Just after Christmas last year, Evite staffers began to notice Nintendo's Wii video-game system popping up in search queries, idea forums and party themes. In fact, they were seeing more than 100 Wii parties a month. So in March, the online-party-invite specialist launched dedicated Wii party-planning pages. This month, it added invitations including actual Wii avatars, games and themes.
The Wii party popularity is part of a growing phenomenon that's overhauling the video-gaming industry. That is, video gaming is beginning to transcend the solitary boy-in-the-basement stereotype with a new generation of gamers including women, older people and younger children who want to play in a more social atmosphere.
"In the past, video gaming tended to be less mainstream, especially among adults. Today more games are rated "E" for everyone and more parents are inclined to play these types of video games with their children. The Wii, in particular, is great for parties because of the level of activity and the multiplayer format -- it's fun to play and fun for others to watch," said Lariayn Payne, VP-marketing and public relations at Evite.
And while Wii is a big part of that social movement, it's not alone.
Tearing it up with friends
"Guitar Hero" fests, for instance, are becoming popular at home and in bars and restaurants. The game parties pit wannabe rock stars against each other in ax duals. Particularly popular with college kids and young couples, "Guitar Hero" (a next-generation version, "Guitar Hero 3," is due out in October) parties spawn MySpace and Flickr pass-along ideas, photographs and brand mentions.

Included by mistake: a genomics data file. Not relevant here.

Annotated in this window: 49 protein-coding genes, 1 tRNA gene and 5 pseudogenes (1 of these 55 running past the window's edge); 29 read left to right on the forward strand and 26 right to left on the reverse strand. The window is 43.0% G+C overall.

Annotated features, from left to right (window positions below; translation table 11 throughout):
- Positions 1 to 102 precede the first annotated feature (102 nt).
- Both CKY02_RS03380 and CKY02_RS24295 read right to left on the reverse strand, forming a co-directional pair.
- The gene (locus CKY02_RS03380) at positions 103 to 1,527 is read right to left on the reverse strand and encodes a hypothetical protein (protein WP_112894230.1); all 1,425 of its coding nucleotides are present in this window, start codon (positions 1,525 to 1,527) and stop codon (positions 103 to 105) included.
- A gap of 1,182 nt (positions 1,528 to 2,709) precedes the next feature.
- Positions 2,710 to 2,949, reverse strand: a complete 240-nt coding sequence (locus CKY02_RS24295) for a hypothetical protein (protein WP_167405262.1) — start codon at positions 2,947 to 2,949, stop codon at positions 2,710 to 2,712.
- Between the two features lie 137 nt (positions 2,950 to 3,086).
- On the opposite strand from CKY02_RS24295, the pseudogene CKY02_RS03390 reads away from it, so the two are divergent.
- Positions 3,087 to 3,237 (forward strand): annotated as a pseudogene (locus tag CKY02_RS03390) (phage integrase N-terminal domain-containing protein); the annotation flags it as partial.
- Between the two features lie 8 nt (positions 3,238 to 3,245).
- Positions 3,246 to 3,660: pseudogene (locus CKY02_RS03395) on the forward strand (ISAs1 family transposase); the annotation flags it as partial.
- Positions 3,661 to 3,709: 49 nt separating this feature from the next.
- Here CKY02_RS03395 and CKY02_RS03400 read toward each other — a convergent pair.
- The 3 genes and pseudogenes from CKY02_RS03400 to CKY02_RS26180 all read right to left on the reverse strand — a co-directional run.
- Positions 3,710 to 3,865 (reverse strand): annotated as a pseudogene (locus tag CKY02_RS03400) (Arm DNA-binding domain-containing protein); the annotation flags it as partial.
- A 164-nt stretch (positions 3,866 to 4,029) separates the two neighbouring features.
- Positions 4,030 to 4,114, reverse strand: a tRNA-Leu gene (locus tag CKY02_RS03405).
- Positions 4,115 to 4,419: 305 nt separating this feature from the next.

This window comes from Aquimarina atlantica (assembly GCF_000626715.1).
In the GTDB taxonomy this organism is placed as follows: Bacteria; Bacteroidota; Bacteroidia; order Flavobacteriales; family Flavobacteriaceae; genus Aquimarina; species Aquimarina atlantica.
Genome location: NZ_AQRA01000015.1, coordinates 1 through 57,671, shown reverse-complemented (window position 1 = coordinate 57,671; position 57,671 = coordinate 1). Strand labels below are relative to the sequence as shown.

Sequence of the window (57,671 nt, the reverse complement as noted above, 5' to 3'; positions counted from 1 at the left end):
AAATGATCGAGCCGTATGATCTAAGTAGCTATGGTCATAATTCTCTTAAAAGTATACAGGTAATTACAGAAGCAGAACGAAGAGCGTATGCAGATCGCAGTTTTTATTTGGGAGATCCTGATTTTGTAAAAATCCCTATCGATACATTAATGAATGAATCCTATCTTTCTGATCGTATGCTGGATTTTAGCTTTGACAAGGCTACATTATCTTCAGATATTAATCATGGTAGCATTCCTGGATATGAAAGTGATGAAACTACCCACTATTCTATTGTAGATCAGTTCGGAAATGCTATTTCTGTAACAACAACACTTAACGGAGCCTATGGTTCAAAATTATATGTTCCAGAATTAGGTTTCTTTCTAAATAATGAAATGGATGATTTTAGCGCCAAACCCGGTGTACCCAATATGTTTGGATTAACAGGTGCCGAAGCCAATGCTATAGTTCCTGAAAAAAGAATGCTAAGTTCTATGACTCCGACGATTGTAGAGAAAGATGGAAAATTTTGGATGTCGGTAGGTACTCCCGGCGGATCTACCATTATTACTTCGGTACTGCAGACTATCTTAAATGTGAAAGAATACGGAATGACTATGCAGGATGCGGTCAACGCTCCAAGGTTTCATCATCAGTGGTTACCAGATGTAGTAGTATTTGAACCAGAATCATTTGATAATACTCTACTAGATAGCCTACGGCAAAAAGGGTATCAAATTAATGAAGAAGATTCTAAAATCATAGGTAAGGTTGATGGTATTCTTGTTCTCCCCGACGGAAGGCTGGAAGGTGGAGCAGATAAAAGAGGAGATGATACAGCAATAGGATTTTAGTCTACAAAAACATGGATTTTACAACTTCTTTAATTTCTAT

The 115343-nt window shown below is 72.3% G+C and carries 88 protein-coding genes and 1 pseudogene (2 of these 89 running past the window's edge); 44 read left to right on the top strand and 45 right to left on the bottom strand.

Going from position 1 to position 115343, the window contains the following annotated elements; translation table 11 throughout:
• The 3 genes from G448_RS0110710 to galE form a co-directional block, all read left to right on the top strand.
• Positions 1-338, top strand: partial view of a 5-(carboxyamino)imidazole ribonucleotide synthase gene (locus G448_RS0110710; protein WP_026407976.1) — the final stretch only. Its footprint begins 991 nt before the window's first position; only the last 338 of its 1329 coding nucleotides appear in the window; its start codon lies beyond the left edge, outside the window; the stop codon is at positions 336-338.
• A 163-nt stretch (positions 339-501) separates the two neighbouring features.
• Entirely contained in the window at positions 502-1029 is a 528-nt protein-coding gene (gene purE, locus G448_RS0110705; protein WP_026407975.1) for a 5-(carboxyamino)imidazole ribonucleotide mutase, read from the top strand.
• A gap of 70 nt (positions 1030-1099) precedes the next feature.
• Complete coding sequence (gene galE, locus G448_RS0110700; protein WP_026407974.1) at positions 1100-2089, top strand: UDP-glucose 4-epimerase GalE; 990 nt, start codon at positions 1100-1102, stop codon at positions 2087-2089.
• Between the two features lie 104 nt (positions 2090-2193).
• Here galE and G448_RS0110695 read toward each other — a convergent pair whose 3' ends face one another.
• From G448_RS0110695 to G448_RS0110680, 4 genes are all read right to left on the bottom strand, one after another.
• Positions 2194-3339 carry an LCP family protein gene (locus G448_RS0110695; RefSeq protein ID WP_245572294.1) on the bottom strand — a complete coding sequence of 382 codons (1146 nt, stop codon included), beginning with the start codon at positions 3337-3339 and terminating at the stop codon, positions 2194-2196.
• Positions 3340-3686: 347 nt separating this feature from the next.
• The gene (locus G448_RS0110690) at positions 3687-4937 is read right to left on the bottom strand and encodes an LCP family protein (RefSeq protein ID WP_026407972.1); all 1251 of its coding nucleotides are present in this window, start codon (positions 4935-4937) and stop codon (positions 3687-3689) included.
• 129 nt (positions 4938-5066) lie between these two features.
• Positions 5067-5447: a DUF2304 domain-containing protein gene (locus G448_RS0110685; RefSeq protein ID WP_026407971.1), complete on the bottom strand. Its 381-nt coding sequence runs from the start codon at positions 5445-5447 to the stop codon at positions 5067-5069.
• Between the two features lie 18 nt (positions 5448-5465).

How far behind can Mountain Dew, beer-makers and bean-dip marketers be in actively courting this audience?
"In terms of marketing, there's a lot of opportunity just waiting to be hatched, especially on the local level," said David Riley, analyst with the NPD Group, and an avid gamer who has hosted his own Guitar Hero parties.
Nintendo already is striking up partnerships such as the Evite one. Beth Llewelyn, senior director-corporate communications at Nintendo, said the company has partnered with Norwegian Cruise Lines to put Wii and Wii parties onboard cruises, as well as the Erickson Retirement Communities to place Wiis in those group homes. They're also in discussions with local libraries about how to use Wiis for community-building.
"The opportunities are almost unlimited in tapping into new ideas or working with new partners," she said. "We're talking to a lot of people we haven't before -- from media outlets to partners to consumers. It's really broadened our base."
Nintendo is trying to cast the net even wider by giving consumers in certain influencer groups -- mother/daughter, couples and active 50-plus leaders -- Wiis for them to hold parties for family and friends.
It's all contributing to a booming video-game industry. NPD Group reported overall hardware sales are up 34% with consoles alone up 69% during the first half of 2007 vs. the same time period during 2006. NPD also said the industry is on track to ring up $16 billion ot $18 billion in sales this year.